Cerebellar abiotrophy

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Multifocal thinning of the cerebellar folia in a Boxer dog affected by cerebellar abiotrophy[1]

Cerebellar abiotrophy is an autosomal-recessive genetic neurological disease characterized by cerebellar degeneration and ataxia.

The term is used to describe premature degeneration of fully formed cerebellar neurons caused by an intrinsic metabolic defect (literally the loss of a vital nutritive factor)[2]. Cerebellar abiotrophies typically involve a primary degeneration or loss of Purkinje neurons, variable loss of granule cells, and cortical astrogliosis[3].

Cerebellar abiotrophy differs from cerebellar hypoplasia, which involves abnormal development of germinal populations of neuroepithelial cells[4].

The disease, which has been observed in cats, sheep, cattle, pigs, horses, and alpacas, has also been reported in a number of dog breeds.

Breeds of dogs with a predisposition to cerebellar abiotrophy[5]

Breed Age of onset Neurological signs Associated condition
Airedale Terrier < 6 months Progressive
American Staffordshire Terrier 1.5 - 9 years Slowly progressive
Australian Kelpie[6] 6 - 12 years Progressive
Bavarian Mountain Dog 3 - 7 months Slowly progressive cerebellar Purkinje cell degeneration
Beagle 3 weeks Progressive
Bernese Mountain Dog 4 - 16 weeks Progressive hepatocerebellar degeneration[7]
Border Collie 6 - 16 weeks Progressive
Brittany Spaniel[8] 7 - 13 years Slowly progressive
Bullmastiff 4 - 28 weeks Progressive
Chinese Crested 3 - 6 months Slowly progressive
Coton de Tulear 8/2 weeks Progressive/Non-progressive
English Bulldog 8 - 12 weeks Slowly progressive
Finnish Harrier < 6 months Progressive cerebellar Purkinje cell degeneration
Gordon Setter[9] 6 - 10 months Slowly progressive
Irish Setter 3 - 10 days Progressive
Jack Russell Terrier 2 weeks Progressive
Kerry Blue Terrier[10] 8 - 16 weeks Progressive
Labrador Retriever 12 weeks Rapidly progressive
Lagotto Romagnolo[11] 10 - 15 weeks Rapidly progressive
Miniature Poodle 3 - 4 weeks Unknown
Miniature Schnauzer[12] 6 - 16 weeks Progressive
Papillon[13] 8 - 12 weeks Progressive
Rhodesian Ridgeback Birth Progressive Color dilution alopecia[14]
Rough Coated Collie 4 - 8 weeks May stabilize
Samoyed Birth - 6 months Slowly progressive

Clinically affected dogs are normal at birth and present at an older age with hindlimb ataxia, head tilt, head pressing, intentional tremors, seizures and progressive proprioceptive deficits resulting in collapse[1].

Blood tests, CSF analysis and computed tomography are usually unrewarding.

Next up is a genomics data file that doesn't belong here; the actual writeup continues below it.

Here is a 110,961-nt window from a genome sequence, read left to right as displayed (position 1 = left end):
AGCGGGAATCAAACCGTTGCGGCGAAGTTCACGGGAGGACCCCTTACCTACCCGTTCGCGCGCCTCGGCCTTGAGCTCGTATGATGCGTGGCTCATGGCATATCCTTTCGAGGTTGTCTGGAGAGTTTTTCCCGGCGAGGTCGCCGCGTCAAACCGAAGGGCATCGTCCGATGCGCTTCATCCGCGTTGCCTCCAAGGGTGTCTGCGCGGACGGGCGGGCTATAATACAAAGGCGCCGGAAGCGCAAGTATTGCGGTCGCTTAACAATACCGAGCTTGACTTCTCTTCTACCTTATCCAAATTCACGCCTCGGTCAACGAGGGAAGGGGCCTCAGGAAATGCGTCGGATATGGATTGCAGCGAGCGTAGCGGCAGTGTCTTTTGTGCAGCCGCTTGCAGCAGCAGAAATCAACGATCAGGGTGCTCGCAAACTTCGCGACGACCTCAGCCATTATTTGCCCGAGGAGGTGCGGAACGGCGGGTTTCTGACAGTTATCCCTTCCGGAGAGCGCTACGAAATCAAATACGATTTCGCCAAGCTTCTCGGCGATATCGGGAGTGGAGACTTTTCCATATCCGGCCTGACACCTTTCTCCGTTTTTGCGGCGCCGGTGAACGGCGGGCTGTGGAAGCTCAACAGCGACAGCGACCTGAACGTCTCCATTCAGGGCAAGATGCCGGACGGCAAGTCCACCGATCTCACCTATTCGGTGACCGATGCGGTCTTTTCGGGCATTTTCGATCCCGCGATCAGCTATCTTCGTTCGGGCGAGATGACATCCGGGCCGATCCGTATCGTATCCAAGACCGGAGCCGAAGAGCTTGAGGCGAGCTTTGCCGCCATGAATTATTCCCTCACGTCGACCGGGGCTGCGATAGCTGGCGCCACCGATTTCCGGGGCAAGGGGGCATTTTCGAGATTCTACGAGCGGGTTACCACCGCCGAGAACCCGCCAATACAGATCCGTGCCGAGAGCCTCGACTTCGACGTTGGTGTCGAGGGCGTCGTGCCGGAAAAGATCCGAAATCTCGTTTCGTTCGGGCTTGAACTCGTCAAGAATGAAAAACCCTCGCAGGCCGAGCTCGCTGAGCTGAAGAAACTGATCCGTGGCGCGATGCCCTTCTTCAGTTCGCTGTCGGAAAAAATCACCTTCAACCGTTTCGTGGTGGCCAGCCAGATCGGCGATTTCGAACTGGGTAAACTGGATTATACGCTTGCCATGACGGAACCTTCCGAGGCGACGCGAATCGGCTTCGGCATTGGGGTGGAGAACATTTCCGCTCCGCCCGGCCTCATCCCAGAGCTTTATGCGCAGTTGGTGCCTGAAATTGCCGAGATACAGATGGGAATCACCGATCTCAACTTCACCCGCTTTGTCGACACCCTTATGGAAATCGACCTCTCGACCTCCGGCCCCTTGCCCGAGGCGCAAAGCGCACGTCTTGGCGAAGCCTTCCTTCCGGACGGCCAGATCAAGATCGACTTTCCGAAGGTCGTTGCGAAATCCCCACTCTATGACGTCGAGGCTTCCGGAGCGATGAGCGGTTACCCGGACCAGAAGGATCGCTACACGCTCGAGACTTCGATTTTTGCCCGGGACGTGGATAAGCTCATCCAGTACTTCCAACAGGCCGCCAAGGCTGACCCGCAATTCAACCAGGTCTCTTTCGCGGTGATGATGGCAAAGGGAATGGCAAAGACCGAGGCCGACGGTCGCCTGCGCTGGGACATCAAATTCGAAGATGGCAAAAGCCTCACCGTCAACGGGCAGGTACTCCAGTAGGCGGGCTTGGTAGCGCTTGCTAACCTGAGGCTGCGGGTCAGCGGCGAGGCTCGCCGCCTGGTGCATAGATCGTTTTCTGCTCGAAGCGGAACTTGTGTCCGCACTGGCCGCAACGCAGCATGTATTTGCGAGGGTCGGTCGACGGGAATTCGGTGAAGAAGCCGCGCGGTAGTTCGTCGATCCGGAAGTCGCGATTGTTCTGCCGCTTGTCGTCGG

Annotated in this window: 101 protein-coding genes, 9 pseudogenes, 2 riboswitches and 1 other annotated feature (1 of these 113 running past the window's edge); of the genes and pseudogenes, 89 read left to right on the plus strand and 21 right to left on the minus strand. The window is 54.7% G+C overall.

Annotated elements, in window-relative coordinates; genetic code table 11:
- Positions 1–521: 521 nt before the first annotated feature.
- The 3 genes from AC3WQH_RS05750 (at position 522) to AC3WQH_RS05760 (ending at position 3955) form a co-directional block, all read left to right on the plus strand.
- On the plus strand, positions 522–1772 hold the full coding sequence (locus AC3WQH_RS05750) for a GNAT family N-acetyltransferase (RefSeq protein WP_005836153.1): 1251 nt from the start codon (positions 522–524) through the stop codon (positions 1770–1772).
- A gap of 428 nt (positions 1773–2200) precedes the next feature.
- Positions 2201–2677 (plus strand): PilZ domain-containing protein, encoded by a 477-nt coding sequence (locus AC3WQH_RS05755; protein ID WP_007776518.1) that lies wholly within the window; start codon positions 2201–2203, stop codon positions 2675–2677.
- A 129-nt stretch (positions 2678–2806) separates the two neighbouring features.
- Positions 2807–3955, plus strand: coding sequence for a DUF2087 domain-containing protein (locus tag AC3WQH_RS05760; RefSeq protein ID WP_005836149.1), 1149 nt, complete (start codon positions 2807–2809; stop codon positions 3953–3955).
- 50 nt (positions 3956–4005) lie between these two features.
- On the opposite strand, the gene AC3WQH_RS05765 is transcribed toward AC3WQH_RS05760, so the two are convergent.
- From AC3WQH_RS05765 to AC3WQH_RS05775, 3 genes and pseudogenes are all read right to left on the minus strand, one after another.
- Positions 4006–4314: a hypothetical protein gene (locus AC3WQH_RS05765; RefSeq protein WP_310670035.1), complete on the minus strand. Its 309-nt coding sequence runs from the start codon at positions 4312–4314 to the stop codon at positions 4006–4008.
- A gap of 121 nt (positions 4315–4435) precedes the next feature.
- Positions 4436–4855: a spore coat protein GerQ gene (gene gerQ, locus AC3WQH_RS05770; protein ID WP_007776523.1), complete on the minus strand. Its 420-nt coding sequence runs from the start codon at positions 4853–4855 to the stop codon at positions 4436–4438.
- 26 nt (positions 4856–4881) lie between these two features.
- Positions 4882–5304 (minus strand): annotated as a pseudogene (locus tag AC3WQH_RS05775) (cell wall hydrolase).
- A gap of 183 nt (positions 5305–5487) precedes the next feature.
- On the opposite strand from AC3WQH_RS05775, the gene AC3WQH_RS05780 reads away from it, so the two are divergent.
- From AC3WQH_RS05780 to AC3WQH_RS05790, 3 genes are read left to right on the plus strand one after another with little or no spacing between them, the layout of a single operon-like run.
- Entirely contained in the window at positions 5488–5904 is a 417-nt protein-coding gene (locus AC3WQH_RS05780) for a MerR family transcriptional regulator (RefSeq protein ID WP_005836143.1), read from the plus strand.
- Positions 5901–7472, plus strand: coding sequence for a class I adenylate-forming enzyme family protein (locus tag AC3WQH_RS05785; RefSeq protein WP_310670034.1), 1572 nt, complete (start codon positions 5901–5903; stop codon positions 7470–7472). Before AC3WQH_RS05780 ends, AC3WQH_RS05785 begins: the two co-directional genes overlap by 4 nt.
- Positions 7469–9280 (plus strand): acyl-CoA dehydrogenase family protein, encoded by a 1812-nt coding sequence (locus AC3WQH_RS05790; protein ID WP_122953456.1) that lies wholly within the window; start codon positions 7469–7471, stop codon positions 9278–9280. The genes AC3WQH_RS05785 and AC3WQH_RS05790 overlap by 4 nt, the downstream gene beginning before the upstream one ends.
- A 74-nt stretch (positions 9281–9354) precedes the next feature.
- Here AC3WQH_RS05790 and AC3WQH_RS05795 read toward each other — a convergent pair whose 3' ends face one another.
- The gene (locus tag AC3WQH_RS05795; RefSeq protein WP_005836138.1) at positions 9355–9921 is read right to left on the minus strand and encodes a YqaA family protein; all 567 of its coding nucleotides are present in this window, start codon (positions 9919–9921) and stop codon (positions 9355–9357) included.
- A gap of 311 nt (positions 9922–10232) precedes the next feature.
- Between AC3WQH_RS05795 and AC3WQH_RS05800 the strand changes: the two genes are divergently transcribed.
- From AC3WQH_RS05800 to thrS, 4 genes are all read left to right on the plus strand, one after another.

Culturing of CSF fluid is recommended to eliminate infectious causes such as canine distemper virus, Tick-borne encephalitis virus, Borrelia burgdorferi, Neospora caninum, Toxoplasma gondii, Anaplasma phagocytophilum, Ehrlichia canis, Rickettsia spp and Cryptococcus spp.

Definitive diagnosis usually requires histological examination of brain tissue, which typically shows primary degeneration or loss of Purkinje neurons, variable loss of granule cells, and cortical astrogliosis[15]. PCR testing of brain tissue for canine parvovirus DNA is essential to exclude this as a cause of disease.

A differential diagnosis would include otitis media, myotonia congenita, neuroaxonal dystrophy, cerebellar hypoplasia, glucocerebrosidosis and ceroid lipofuscinosis[16].

There is no known treatment for this disease and severely affected dog usually require euthanasia, however, this disease is not always fatal and mildly affected dogs can lead a relatively normal life.


  1. 1.0 1.1 Gumber S et al (2010) Late onset of cerebellar abiotrophy in a boxer dog. Vet Med Int 2010:406275
  2. de Lahunta A (1990) Abiotrophy in domestic animals: a review. Can J Vet Res 54(1):65–76
  3. de Lahunta, A & Glass, E (2009) Cerebellum; in Veterinary Neuroanatomy and Clinical Neurology, A. De Lahunta and E. Glass, Eds., pp:343–388, Elsevier, St. Louis, Mo, USA
  4. Summers BA et al (1995) Degenerative diseases of the central nervous system. In: Summers BA, Cummings JF, De Lahunta A, editors. Veterinary Neuropathology. St. Louis, Mo, USA: Mosby-Year Book. pp:300–305
  5. Adapted from Dewey, CW (2008) A practical guide to canine and feline neurology. Iowa State University Press, Iowa. 2nd edition. pp:300
  6. Shearman JR et al (2011) Mapping cerebellar abiotrophy in Australian Kelpies. Anim Genet 42(6):675-678
  7. Carmichael KP et al (1996) Clinical, hematologic, and biochemical features of a syndrome in Bernese Mountain Dogs characterized by hepatocerebellar degeneration. J Am Vet Med Assoc 208:1277–1279
  8. Higgins RJ et al (1998) Late-onset progressive spinocerebellar degeneration in Brittany Spaniel dogs. Acta Neuropathol 96:97–101
  9. de Lahunta A et al (1980) Hereditary cerebellar cortical abiotrophy in the Gordon setter. J Am Vet Med Assoc 177:538–541
  10. deLahunta A & Averill DR (1976) Hereditary cerebellar cortical and extrapyramidal nuclear abiotrophy in Kerry Blue Terriers. J Am Vet Med Assoc 168:1119–1124
  11. Jokinen TS et al (2007) Cerebellar cortical abiotrophy in Lagotto Romagnolo dogs. J Small Anim Pract 48(8):470-473
  12. Berry ML & Blas-Machado U (2003) Cerebellar abiotrophy in a miniature schnauzer. Can Vet J 44(8):657-659
  13. Nibe K et al (2007) Clinicopathological features of canine neuroaxonal dystrophy and cerebellar cortical abiotrophy in Papillon and Papillon-related dogs. J Vet Med Sci 69(10):1047-1052
  14. Chieffo C et al (1994) Cerebellar Purkinje's cell degeneration and coat color dilution in a family of Rhodesian Ridgeback dogs. J Vet Intern Med 8:112–116
  15. De Lahunta A & Glass E (2009) Cerebellum. In: De Lahunta A, Glass E, editors. Veterinary Neuroanatomy and Clinical Neurology. St. Louis, Mo, USA: Elsevier. pp:343–388
  16. Nibe K et al (2010) Comparative study of cerebellar degeneration in canine neuroaxonal dystrophy, cerebellar cortical abiotrophy, and neuronal ceroid-lipofuscinosis. J Vet Med Sci 72(11):1495-1499